Subscribe to our free, weekly email newsletter!


Intermodal is part of the plan for FedEx Freight

By Jeff Berman, Group News Editor
January 31, 2011

When FedEx announced it was redesigning its network structure for its less-than-truckload (LTL) network, FedEx Freight, last September, which officially went live today, there was one small detail regarding this news that flew somewhat under the radar.

That detail was that the company said it planned to be more active on the intermodal side.

FedEx LTL has used railroad services to a minor extent in the past, primarily with its former National group (with today’s kickoff of the FedEx Freight network integration, the former National and Regional groups have been replaced by the Priority and Economy groups as part of an effort to offer shippers different types of service based on speed of delivery and price).

The news of FedEx turning to intermodal in a meaningful way came out last week during Class I railroad carrier Norfolk Southern’s fourth quarter earnings call. NS Chief Marketing Officer Donald Seale said on a conference call that NS was selected as the primary eastern rail carrier for FedEx as it launches its new intermodal service.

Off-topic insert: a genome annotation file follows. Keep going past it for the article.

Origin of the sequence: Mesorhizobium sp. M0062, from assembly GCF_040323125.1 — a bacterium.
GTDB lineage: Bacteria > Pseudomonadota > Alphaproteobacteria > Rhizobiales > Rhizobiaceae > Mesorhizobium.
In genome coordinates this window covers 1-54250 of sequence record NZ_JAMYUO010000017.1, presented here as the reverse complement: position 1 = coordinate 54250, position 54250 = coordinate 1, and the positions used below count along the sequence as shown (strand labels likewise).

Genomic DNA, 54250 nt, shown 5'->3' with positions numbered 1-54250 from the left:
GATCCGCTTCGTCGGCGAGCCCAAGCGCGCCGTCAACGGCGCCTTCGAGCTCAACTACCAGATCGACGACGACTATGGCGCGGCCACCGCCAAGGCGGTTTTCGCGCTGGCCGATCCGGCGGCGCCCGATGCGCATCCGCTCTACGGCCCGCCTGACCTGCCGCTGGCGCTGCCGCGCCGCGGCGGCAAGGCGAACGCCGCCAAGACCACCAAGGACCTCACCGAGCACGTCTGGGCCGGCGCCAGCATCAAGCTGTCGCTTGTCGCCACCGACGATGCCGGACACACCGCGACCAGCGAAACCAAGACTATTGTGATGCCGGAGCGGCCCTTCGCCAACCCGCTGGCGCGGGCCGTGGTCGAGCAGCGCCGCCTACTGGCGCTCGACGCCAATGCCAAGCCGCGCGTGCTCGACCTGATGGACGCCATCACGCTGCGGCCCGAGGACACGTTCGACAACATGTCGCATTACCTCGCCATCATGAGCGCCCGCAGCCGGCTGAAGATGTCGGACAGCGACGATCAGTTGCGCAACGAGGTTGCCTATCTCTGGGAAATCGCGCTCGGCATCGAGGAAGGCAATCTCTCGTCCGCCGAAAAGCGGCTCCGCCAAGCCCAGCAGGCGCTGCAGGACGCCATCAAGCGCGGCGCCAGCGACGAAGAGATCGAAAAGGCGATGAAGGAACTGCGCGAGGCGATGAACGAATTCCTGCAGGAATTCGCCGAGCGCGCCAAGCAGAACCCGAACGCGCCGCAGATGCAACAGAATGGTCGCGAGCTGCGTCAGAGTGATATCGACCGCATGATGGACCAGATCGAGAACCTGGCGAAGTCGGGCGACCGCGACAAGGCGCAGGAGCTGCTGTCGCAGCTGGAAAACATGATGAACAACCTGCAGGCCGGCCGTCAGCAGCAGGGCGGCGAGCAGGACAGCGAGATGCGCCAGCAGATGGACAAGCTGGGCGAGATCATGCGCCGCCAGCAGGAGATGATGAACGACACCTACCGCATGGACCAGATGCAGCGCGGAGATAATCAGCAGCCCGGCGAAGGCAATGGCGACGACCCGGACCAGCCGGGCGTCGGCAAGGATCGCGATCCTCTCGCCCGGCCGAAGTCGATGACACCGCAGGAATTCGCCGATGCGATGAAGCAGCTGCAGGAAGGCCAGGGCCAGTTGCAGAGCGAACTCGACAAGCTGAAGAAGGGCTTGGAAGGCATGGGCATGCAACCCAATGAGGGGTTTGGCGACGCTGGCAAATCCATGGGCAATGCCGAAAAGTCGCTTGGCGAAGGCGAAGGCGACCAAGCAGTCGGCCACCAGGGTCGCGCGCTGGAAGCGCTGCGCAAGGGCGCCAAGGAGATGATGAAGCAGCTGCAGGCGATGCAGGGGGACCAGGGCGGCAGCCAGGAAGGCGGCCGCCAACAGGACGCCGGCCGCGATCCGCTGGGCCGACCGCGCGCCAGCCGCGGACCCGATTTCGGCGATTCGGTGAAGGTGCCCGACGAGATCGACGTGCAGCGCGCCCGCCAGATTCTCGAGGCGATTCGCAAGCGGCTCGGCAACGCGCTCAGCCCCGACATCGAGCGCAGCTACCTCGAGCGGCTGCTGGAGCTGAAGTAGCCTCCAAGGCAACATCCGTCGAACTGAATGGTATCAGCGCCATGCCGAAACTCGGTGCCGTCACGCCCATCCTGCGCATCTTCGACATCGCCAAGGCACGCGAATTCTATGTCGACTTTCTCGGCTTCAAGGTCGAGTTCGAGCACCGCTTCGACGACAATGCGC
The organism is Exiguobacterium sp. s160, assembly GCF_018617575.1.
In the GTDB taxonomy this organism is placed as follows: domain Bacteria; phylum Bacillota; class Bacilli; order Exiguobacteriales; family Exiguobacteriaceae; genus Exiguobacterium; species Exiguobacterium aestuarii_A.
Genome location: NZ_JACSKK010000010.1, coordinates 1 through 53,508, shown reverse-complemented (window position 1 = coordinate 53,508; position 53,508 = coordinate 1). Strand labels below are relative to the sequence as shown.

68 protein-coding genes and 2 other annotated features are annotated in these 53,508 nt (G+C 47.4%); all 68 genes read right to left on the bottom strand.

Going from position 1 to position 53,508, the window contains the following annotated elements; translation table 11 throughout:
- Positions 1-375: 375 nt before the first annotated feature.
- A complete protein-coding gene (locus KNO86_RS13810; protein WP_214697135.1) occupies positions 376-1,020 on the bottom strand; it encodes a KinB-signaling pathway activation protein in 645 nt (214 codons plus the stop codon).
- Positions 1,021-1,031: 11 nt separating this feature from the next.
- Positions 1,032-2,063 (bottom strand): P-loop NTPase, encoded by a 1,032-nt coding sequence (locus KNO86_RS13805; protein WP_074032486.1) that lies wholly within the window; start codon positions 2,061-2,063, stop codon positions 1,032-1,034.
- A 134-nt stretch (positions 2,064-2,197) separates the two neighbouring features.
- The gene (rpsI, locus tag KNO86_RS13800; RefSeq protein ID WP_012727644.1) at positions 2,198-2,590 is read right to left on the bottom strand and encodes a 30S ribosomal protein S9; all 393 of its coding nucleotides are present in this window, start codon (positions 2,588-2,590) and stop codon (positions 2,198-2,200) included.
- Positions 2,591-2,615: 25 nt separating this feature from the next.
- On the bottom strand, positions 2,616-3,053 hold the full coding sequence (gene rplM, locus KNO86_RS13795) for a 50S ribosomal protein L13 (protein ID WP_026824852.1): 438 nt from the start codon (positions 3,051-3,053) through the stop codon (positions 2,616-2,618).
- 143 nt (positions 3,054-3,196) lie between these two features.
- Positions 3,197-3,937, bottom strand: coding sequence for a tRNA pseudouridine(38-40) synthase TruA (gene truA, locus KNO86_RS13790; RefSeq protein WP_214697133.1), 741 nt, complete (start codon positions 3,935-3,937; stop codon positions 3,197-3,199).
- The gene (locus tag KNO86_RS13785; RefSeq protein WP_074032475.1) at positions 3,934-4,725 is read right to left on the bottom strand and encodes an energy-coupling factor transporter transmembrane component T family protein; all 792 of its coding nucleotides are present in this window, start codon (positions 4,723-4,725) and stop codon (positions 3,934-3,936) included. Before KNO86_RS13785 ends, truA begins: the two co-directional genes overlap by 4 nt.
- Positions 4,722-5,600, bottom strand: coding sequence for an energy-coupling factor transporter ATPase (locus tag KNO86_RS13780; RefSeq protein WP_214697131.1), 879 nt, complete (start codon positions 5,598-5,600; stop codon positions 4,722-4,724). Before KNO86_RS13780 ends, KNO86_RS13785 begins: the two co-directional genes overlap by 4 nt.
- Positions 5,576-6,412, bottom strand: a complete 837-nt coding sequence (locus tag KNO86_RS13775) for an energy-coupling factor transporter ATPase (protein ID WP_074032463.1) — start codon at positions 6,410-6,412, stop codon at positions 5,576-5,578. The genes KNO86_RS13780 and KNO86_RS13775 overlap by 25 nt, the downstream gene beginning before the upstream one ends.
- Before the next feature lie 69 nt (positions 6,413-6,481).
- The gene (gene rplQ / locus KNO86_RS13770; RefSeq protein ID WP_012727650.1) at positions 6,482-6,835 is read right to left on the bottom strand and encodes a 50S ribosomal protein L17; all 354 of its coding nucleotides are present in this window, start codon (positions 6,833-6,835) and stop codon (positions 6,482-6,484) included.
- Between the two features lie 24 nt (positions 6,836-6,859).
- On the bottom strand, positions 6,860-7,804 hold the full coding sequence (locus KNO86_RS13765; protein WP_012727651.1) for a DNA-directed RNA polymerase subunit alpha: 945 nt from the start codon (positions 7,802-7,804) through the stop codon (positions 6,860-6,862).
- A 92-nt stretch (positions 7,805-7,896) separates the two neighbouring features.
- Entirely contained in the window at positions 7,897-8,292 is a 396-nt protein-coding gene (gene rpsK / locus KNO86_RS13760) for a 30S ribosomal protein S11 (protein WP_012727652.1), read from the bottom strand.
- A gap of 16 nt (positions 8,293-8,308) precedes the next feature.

“FedEx will systematically use rail intermodal service for the first time in its nearly 40-year history when it rolls out its revamped less than truckload operation,” said Seale. We are very excited about this developing opportunity and look forward to a long and successful partnership with FedEx.”

FedEx Freight CEO Bill Logue told LM that while FedEx Freight has not been a huge railroad user in the past with its National group, the company’s former Regional group did not. Logue’s predecessor Doug Duncan stated numerous times in the past that railroad service could, at times, often be less reliable than desired for moving regional freight.

But with ten new dual hubs serving FedEx Freight on both the Priority and Economy side, Logue said that as these networks put a high amount of volume into these hubs, FedEx Freight has worked with railroad carriers to design a network that provides origin-to-destination pairings to provide linehaul movements for its Economy service.

“We did not consider any lane that we felt would jeopardize our product offering in the marketplace,” said Logue. “We know that we were very comfortable with the lanes we have picked for rail partnership…from all of our meetings with our rail providers, and the lanes we have picked will support our network viabilities.”

Logue said that when determining when and how to leverage the railroads, FedEx Freight matched up loads with the dual-use hubs and heavy-volume lanes, coupled with the modeling the company has done with various railroads, which he sad has set the company up for a situation, where FedEx Freight is “more than comfortable” with the fact that these select pairings will be successful. He also noted that FedEx Freight has a railroad oversight group that manages these processes.